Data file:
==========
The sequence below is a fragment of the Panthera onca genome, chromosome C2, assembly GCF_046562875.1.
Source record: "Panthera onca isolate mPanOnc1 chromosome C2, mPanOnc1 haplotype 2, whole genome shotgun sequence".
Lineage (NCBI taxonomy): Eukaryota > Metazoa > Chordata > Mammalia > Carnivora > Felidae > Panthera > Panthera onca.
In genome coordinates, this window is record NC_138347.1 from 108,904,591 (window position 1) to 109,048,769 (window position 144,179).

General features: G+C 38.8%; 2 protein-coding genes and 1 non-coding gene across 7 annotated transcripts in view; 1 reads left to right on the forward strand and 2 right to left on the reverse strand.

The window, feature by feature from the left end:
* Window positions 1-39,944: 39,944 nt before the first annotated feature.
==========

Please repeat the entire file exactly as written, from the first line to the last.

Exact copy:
The sequence below is a fragment of the Panthera onca genome, chromosome C2, assembly GCF_046562875.1.
Source record: "Panthera onca isolate mPanOnc1 chromosome C2, mPanOnc1 haplotype 2, whole genome shotgun sequence".
Lineage (NCBI taxonomy): Eukaryota > Metazoa > Chordata > Mammalia > Carnivora > Felidae > Panthera > Panthera onca.
In genome coordinates, this window is record NC_138347.1 from 108,904,591 (window position 1) to 109,048,769 (window position 144,179).

General features: G+C 38.8%; 2 protein-coding genes and 1 non-coding gene across 7 annotated transcripts in view; 1 reads left to right on the forward strand and 2 right to left on the reverse strand.

The window, feature by feature from the left end:
* Window positions 1-39,944: 39,944 nt before the first annotated feature.